Introduction—Guilty Women? Gendering Appeasement

  • Julie V. Gottlieb


In the year after the ‘Men of Munich’ were exposed in ‘Cato’s’ Guilty Men (1940), an indictment of the National Government’s foreign policy, British journalist and propagandist Richard Baxter provided something of a sequel in the form of Guilty Women (1941). Red-covered and printed on war-rationed newsprint, this little-known book marvelled at the public ignorance about women’s nefarious influence on Anglo-German relations, their fomenting of wartime demoralization, and the threat a dangerous minority of British and German women posed as Fifth Columnists capable of undermining the war effort.1 As the Blitz was raining down on British cities, Baxter unleashed his own attack on women for their part in Britain’s diplomatic fumbling of the late 1930s, and their even greater share of responsibility for placing the nation in a state of material and psychological unreadiness for the Second World War. While much of Baxter’s evidence would not stand the test of time or the scrutiny of historians, it is still significant that a dissident voice emerged in British anti-Nazi propaganda that presented women as something other than victims of the Nazi patriarchal regime or as the innocent casualties of war, and, furthermore, that raised the question of British women’s part in the failed and, for many, the ignominious policy of appeasing the dictators.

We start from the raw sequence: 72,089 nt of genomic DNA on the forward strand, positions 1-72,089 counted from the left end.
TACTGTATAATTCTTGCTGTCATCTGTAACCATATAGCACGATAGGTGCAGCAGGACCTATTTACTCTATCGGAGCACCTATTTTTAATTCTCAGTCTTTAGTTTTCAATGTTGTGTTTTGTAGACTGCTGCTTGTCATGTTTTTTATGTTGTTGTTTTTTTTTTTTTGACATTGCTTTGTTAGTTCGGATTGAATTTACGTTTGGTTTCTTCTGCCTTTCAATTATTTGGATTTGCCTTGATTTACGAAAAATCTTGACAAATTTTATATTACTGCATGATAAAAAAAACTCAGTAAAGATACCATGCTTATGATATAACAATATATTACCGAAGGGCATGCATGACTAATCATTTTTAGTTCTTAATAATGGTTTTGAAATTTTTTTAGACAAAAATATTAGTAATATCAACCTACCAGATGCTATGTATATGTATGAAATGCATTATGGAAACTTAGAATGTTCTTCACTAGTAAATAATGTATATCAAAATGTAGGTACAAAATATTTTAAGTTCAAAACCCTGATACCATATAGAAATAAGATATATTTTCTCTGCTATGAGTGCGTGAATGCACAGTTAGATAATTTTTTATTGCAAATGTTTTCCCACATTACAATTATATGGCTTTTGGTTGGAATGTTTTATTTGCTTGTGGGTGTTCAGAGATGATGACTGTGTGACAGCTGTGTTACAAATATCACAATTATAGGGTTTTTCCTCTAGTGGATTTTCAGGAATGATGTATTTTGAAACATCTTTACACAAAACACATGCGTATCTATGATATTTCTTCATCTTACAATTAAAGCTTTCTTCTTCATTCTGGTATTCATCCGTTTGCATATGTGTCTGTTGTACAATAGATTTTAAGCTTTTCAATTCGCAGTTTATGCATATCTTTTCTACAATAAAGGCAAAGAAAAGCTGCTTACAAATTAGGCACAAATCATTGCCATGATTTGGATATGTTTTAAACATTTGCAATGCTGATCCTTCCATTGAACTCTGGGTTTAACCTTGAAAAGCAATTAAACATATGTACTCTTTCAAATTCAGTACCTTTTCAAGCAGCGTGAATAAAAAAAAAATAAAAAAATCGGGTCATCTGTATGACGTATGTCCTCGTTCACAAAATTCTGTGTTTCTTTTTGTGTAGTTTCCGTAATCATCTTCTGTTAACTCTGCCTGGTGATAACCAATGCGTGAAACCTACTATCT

Foreign Policy Conservative Party Daily Mail International Crisis High Politics 
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Copyright information

© Julie V. Gottlieb 2015

Authors and Affiliations

  • Julie V. Gottlieb
    • 1
  1. 1.University of SheffieldUK

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